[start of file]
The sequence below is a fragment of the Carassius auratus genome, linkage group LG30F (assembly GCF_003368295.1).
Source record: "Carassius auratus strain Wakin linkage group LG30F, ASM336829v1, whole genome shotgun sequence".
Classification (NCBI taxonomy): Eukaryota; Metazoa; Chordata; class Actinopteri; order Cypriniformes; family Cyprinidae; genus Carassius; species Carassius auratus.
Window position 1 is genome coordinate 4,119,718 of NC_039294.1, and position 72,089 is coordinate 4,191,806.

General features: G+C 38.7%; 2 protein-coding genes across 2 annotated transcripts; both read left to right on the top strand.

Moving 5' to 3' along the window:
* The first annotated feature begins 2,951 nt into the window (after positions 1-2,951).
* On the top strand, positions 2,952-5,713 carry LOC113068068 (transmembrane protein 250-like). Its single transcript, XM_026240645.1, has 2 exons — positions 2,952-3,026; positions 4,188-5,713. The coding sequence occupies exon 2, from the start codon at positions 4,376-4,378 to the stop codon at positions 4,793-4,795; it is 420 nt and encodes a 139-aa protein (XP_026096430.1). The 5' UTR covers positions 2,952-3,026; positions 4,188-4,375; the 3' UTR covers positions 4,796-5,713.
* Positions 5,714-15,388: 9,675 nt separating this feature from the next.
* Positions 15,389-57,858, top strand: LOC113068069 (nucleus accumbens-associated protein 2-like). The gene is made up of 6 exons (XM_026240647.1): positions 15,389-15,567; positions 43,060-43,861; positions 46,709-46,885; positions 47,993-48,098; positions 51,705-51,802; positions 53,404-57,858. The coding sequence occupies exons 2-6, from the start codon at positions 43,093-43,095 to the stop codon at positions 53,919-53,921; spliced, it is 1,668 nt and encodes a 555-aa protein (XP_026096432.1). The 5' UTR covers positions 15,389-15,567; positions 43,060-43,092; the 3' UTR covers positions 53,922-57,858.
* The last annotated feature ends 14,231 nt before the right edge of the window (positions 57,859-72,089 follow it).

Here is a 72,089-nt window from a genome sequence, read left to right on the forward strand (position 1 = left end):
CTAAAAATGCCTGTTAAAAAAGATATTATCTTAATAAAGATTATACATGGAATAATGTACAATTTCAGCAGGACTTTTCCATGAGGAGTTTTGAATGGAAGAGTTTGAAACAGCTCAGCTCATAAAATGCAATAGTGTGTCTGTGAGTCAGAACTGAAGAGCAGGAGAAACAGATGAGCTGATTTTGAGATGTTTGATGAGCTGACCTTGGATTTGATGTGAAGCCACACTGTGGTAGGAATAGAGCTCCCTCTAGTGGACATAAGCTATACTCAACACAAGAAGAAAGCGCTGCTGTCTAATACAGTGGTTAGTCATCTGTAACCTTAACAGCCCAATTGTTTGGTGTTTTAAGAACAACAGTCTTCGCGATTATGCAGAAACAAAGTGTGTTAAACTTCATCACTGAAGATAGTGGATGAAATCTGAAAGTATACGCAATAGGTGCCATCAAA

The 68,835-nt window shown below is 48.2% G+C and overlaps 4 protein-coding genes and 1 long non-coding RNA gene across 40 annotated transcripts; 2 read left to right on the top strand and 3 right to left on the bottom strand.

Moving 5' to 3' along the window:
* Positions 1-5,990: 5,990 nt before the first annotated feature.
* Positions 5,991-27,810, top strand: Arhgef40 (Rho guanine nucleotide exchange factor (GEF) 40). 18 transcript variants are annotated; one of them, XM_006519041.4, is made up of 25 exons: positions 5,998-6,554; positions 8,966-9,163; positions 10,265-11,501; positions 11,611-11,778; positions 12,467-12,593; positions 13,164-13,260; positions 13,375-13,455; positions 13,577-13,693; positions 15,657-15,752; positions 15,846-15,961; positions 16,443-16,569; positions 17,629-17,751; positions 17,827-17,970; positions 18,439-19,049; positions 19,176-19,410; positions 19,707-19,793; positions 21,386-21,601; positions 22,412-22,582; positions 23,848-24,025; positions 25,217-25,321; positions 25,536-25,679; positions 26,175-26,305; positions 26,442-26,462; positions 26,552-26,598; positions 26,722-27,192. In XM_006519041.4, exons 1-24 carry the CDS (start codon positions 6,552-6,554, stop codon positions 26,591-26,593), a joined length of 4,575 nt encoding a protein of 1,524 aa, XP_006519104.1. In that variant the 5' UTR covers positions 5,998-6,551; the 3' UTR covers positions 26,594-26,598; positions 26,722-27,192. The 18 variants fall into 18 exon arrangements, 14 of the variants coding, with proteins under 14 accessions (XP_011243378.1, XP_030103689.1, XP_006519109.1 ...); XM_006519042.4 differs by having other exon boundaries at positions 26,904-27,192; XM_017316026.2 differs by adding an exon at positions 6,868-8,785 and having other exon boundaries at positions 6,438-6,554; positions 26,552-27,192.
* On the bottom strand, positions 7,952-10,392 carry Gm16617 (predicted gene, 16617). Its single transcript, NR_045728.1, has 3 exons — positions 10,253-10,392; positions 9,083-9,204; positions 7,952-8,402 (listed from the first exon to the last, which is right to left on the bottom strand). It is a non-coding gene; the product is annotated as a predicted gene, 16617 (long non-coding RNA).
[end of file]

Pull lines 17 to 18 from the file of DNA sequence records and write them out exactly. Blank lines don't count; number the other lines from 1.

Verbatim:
* Positions 5,991-27,810, top strand: Arhgef40 (Rho guanine nucleotide exchange factor (GEF) 40). 18 transcript variants are annotated; one of them, XM_006519041.4, is made up of 25 exons: positions 5,998-6,554; positions 8,966-9,163; positions 10,265-11,501; positions 11,611-11,778; positions 12,467-12,593; positions 13,164-13,260; positions 13,375-13,455; positions 13,577-13,693; positions 15,657-15,752; positions 15,846-15,961; positions 16,443-16,569; positions 17,629-17,751; positions 17,827-17,970; positions 18,439-19,049; positions 19,176-19,410; positions 19,707-19,793; positions 21,386-21,601; positions 22,412-22,582; positions 23,848-24,025; positions 25,217-25,321; positions 25,536-25,679; positions 26,175-26,305; positions 26,442-26,462; positions 26,552-26,598; positions 26,722-27,192. In XM_006519041.4, exons 1-24 carry the CDS (start codon positions 6,552-6,554, stop codon positions 26,591-26,593), a joined length of 4,575 nt encoding a protein of 1,524 aa, XP_006519104.1. In that variant the 5' UTR covers positions 5,998-6,551; the 3' UTR covers positions 26,594-26,598; positions 26,722-27,192. The 18 variants fall into 18 exon arrangements, 14 of the variants coding, with proteins under 14 accessions (XP_011243378.1, XP_030103689.1, XP_006519109.1 ...); XM_006519042.4 differs by having other exon boundaries at positions 26,904-27,192; XM_017316026.2 differs by adding an exon at positions 6,868-8,785 and having other exon boundaries at positions 6,438-6,554; positions 26,552-27,192.
* On the bottom strand, positions 7,952-10,392 carry Gm16617 (predicted gene, 16617). Its single transcript, NR_045728.1, has 3 exons — positions 10,253-10,392; positions 9,083-9,204; positions 7,952-8,402 (listed from the first exon to the last, which is right to left on the bottom strand). It is a non-coding gene; the product is annotated as a predicted gene, 16617 (long non-coding RNA).